Great beginner’s guitar-learning software. (July 14th, 2010)
A great way to take that first step to becoming an electric guitar master. Includes tuner, metronome, videos, recorder, and chord dictionary.
Product Manufacturer: eMedia Music Corp.
Price: $29.95 US
- Simple user interface.
Easy and efficient lessons.
Effective built-in tools.
- Faulty tuner.
Ineffective and distracting chord games.
Lessons not very deep.
If you have ever wanted to learn guitar, there are many ways to begin. My Electric Guitar by eMedia Music Corp. is a great way to take that first step to becoming an electric guitar master. My Electric guitar is a simple, user-friendly guitar learning software that takes you through 62 steps of casual and relaxed beginner lessons. You need only supply a guitar and your Macintosh.
These lessons are intended for younger learners, ages 9 and up, and older users might find talking guitars and the ever-smiling teenage guitarists a nuisance, but the animated Rocky the Guitar who leads the lessons is endearing. No matter your age though, the efficiency and practicality in the way the lessons carry themselves dwarf the lingering traces of the intended audience.
The software comes with a Table of Contents, Lessons, Songs, and Techniques so you do not get tired of surfing through 60 pages of cartoon and guitar lessons. The 60 plus lessons are separated into 5 sections, including an introduction to the guitar, and guitar-playing basics, such as strings, basic chords and stroke patterns. The third section covers reading tablature notation. The fourth section includes advanced power chords and ends with advanced stroke techniques in the fifth section.
Each section with a setting of happy teenagers rocking out while the talking guitar congratulates you. Almost every page has an option to hear the song played live, as well as an option to play the sound and control the speed with a simple slider bar. An instructional video covers each new technique introduced.
Three games scattered throughout the software helps you with chord memorization. You have a few seconds to match up the chord flying past on the screen with the chord on the animated fretboard. These games are rather weak because they either show you the answer and you just have to mouse around until the correct answer appears, or you can memorize the 3 possible options in their order and match them up as the letters appear on the screen. I found myself not memorizing the chords, but actually memorizing their order in order to get that perfect 5 out of 5 score. The games are so short, you don’t really have an opportunity to actually learn the chords. Luckily, there’s an option to completely skip these games, which will be a relief to some people.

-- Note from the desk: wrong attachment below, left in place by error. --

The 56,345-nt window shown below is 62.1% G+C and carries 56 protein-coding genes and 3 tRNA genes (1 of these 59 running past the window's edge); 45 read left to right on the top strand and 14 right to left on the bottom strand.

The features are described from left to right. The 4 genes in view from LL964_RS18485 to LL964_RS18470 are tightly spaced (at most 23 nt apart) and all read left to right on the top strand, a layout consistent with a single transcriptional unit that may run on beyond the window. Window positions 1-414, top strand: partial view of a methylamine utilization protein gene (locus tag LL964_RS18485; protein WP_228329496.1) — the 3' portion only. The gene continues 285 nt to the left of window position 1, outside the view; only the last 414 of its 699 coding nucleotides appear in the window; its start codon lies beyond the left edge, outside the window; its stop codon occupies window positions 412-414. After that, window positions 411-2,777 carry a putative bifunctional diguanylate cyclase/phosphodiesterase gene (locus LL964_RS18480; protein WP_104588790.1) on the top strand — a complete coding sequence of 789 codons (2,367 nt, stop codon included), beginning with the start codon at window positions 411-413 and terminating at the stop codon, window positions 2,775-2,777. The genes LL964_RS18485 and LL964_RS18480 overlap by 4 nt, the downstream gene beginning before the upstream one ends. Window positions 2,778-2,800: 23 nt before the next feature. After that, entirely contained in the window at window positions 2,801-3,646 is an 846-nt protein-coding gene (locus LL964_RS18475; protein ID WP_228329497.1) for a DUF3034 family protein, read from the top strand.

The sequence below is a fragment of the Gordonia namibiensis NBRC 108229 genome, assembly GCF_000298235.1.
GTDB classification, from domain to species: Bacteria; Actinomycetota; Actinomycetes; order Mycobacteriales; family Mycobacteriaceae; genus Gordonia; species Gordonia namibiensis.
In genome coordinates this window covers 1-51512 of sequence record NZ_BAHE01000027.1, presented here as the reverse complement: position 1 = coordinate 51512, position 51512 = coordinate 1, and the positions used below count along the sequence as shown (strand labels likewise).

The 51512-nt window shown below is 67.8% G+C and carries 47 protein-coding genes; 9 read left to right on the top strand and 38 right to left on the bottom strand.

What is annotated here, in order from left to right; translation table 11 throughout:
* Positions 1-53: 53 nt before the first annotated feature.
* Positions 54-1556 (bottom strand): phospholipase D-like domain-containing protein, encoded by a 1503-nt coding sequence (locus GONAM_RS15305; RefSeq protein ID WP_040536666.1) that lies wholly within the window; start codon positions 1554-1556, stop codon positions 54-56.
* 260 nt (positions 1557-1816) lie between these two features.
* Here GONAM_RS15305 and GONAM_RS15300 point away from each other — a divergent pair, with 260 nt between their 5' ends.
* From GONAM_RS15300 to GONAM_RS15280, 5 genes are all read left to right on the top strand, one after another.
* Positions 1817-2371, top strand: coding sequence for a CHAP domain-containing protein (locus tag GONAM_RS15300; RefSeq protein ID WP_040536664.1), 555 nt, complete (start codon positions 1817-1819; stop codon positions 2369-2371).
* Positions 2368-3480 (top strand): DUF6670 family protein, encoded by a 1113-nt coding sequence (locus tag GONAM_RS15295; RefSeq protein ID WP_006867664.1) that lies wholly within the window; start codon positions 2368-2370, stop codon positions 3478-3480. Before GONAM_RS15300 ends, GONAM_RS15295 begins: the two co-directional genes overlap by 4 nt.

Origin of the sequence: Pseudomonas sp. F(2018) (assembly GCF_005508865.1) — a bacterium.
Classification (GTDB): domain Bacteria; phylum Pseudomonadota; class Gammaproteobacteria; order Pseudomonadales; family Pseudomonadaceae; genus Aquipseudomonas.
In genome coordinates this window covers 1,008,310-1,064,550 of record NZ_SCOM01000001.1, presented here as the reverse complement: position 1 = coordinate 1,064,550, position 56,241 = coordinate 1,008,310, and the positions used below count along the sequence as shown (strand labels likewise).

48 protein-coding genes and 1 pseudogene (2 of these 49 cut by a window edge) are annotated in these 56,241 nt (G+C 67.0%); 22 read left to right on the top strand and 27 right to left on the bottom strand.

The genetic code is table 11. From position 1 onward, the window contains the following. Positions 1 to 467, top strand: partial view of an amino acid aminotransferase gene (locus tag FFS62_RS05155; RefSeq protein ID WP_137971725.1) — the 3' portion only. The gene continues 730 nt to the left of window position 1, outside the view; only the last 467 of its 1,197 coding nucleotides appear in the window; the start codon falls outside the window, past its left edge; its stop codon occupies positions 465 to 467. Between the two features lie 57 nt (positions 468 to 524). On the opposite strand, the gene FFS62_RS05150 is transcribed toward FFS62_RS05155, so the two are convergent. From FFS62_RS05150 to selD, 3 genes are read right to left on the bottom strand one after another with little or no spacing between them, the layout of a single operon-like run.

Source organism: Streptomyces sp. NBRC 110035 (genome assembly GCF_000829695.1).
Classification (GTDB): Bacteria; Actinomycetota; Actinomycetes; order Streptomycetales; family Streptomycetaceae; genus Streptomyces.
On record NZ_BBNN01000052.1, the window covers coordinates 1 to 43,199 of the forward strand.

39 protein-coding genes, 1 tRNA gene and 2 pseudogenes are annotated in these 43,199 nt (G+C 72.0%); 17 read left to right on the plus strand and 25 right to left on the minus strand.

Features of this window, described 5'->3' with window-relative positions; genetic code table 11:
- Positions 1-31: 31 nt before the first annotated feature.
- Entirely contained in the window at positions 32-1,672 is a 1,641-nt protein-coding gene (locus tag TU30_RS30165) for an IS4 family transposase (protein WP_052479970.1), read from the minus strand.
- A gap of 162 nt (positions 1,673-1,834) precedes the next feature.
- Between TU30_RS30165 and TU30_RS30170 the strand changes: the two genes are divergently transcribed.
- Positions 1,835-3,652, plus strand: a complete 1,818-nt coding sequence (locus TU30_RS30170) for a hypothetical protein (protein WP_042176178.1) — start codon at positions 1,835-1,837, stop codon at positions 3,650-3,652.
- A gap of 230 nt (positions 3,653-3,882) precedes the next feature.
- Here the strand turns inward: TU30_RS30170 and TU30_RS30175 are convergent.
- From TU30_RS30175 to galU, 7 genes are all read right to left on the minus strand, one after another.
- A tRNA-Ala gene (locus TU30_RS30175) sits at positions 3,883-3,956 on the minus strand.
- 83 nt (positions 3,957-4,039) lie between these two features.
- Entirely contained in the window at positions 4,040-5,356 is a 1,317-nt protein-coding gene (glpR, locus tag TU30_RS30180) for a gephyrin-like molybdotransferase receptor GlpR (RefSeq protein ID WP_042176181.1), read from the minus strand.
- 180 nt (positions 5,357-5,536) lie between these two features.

The software also comes with some handy tools. Right off, you learn about the Automatic Tuner. This is the only tool that I thought was lacking in quality. This tuner uses your Mac’s built in microphone (or a detached one if you don’t have a built-in) and matches the tune of the open strings to a little bar on the tuner. When the bar matches up to the bubble with the correct letter, your string is correctly tuned. I tested this tuner twice, with and without the amp. Without the amp, the tuner is completely useless. The quiet sounds of the strings are almost impossible for the tuner to make out, and I could not tune one string.
I saw a significant improvement with my amplifier. After I plugged in the amp, the tuner picked up the notes more clearly. I managed to tune the first four strings easily and quickly, but when I got to the higher, fifth string, the tuner gave out. As I tuned, the bar jumped about randomly, not even coming close the B note mark. At first, I thought I had the wrong note, so I tuned each string with harmonics, an effective technique used to tune strings where you play a note on a string to match it with the string after it. After using harmonics, I found that every note after my first string was about half a step flat, which is a pretty big deal. When I checked it again with the tuner, it said it was correct, which leads me to believe that tuner is somewhat of a “close enough” deal.
In addition to the faulty tuner, the software comes with a metronome that you use to keep the beat when playing, a digital recorder, and chord dictionary. The over 250 chord charts are very useful in more advanced playing. All these effective tools deal with guitar essentials, and you can use them throughout your guitar career. They all mesh simplicity with an easy-to-use interface. The built-in metronome can save you up to $300 on professional metronomes, so that is definitely a plus.
A Good BuyDespite the constant overcast of that “Blue’s Clues” feeling, the weak tuner (pretty dang important if you want to be a guitar player), and the sad attempt to get learners to memorize chords, My Electric Guitar is still an amazing beginner’s guitar-learning software. I must emphasize that this is for beginners, so there is only a couple weeks worth of information if you compare it to taking formal music lessons. To become an amateur player, you should take what you learned in My Electric Guitar and purchase more advanced software, also offered by eMedia, or hire a teacher. Yet, one thing that makes this software worthwhile, especially for younger learners, is that it encourages creativity and urges you to create your own music.
The $29.95 price tag doesn’t even cover one guitar lesson in today’s market, so this software is a must-buy for children who want to learn guitar and for older learners, it is also a useful beginning learning tool. The Macintosh product tested here, works in Mac OS X 10.3 and up, but the hybrid CD also works in Windows XP and Vista.